What’s more, the issues surrounding the Amy Coney Barrett pick — the possible dismantling of the Affordable Care Act and its protections for pre-existing conditions, as well as overturning Roe v. Wade — aren’t popular, either. (See here and here.)

And as we discovered in the 2018 midterms (when Trump’s Obamacare repeal-and-replace and his tax-reform law were on the ballot), being on the wrong side of public opinion isn’t a safe space in an election year.

About that bombshell New York Times report

After obtaining President Trump’s tax records from over the last two decades, the New York Times reported on Sunday that:

  • Trump paid just $750 in federal incomes taxes in 2016.
  • He paid only another $750 in 2017.
  • He paid no incomes taxes in 10 of the last 15 years (because he reported losing more money than he made).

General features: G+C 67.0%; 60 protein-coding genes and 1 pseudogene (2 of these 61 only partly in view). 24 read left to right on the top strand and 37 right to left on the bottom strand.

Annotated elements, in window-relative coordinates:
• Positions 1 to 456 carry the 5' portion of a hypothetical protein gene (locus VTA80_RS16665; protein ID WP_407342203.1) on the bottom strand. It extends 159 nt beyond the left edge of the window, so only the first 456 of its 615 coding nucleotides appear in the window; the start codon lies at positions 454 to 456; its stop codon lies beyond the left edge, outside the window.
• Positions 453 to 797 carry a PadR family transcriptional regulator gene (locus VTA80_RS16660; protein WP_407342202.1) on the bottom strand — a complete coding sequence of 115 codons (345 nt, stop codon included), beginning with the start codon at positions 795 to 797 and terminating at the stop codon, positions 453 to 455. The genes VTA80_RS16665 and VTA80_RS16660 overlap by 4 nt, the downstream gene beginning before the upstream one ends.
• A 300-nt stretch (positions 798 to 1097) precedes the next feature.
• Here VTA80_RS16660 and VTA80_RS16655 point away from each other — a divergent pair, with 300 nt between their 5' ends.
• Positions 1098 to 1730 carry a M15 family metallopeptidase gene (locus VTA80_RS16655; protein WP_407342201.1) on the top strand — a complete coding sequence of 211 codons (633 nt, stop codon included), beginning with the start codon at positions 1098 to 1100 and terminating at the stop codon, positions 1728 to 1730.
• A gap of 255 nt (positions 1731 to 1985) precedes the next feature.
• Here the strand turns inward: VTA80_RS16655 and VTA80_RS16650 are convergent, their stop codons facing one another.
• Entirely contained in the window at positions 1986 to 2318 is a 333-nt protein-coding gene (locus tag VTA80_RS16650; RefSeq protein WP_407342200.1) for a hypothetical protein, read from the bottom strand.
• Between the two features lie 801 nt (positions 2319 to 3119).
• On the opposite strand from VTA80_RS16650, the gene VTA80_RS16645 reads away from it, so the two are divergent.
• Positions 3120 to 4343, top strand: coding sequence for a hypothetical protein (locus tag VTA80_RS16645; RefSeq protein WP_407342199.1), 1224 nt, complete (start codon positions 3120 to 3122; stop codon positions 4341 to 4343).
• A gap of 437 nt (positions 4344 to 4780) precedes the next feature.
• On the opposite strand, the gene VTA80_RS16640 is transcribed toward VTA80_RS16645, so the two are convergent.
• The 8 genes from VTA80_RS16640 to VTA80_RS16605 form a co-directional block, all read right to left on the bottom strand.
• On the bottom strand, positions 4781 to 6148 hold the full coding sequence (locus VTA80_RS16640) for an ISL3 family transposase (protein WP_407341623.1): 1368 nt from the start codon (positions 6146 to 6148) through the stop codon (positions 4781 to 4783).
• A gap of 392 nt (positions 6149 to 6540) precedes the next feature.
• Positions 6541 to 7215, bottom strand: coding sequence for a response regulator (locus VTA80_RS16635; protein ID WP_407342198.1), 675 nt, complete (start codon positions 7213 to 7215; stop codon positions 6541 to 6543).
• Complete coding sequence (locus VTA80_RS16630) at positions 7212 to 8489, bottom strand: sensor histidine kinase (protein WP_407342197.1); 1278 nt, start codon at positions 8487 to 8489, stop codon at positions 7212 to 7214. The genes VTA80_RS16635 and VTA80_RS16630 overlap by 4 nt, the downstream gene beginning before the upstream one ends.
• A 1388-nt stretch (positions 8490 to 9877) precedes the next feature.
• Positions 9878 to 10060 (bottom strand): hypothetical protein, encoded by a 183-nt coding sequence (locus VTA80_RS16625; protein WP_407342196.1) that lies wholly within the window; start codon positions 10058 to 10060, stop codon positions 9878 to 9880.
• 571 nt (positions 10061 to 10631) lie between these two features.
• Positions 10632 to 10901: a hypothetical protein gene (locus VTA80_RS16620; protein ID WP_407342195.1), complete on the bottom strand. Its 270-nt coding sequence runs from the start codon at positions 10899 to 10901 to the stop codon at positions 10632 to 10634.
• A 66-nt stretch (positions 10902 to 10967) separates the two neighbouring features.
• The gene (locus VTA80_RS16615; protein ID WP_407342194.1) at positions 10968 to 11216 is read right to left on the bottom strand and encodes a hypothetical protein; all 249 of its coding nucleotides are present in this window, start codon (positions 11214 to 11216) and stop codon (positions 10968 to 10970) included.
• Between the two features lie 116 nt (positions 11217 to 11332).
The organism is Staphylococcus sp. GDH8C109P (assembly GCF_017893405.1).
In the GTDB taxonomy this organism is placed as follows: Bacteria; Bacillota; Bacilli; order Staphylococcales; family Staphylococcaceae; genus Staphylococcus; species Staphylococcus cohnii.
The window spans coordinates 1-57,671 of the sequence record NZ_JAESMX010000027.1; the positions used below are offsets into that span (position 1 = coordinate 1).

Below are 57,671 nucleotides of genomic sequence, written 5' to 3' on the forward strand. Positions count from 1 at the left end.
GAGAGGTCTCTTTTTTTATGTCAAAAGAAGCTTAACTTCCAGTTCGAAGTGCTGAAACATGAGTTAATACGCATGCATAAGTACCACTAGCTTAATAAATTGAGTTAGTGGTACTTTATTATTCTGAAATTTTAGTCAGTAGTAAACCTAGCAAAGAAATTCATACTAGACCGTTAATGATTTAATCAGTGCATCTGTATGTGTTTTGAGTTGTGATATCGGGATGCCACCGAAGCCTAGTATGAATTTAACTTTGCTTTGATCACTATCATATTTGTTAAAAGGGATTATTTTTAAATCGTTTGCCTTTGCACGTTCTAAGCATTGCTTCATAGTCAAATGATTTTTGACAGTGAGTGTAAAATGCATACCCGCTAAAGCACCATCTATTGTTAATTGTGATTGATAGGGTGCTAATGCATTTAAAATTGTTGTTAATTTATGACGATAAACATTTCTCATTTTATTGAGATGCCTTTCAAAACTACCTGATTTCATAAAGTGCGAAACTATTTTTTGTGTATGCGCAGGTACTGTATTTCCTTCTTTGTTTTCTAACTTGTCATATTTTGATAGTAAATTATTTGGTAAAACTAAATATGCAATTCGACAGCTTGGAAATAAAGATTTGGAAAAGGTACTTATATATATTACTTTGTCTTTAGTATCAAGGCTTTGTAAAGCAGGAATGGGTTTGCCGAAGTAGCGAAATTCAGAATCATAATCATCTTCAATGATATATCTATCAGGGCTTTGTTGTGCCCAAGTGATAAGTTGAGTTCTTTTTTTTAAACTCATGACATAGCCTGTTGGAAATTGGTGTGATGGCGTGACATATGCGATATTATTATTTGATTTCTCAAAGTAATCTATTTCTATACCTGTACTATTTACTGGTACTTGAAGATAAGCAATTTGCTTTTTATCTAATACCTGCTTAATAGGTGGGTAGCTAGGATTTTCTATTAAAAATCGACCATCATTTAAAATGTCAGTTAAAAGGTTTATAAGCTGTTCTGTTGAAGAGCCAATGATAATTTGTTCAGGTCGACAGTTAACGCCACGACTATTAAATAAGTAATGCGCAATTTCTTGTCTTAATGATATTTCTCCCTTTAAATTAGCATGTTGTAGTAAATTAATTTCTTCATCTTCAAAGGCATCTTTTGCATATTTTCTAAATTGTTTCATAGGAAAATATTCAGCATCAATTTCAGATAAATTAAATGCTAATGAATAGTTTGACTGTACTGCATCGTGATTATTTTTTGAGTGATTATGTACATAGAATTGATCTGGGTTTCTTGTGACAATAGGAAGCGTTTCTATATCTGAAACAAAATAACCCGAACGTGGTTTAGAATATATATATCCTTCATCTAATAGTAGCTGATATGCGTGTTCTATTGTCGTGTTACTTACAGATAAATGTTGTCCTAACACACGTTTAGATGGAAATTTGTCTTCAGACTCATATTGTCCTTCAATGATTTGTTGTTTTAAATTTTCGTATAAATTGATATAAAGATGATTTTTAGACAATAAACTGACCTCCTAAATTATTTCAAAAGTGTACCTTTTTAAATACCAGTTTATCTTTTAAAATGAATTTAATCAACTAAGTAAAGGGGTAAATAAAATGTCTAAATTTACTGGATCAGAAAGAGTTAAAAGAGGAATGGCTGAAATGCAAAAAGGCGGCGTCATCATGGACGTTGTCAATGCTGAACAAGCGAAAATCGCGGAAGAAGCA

• And he claimed a $72.9 million tax REFUND – which is the subject of a decades-long battle with the IRS.

“Trump said Sunday that the story was ‘totally fake news’ and ‘made up,’ although he acknowledged that he ‘didn't know anything about the story’ ahead of its publication, which came moments before his news conference began,” per NBC News.

Data Download: The numbers you need to know today

7,147,707: The number of confirmed cases of coronavirus in the United States, per the most recent data from NBC News and health officials. (That’s 134,638 more than Friday morning.)

205,940: The number of deaths in the United States from the virus so far. (That’s 1,883 more than Friday morning.)

101.30 million: The number of coronavirus tests that have been administered in the United States so far, according to researchers at The COVID Tracking Project.

$750: How much Trump paid in federal income taxes the year he won the presidency, according to the New York Times.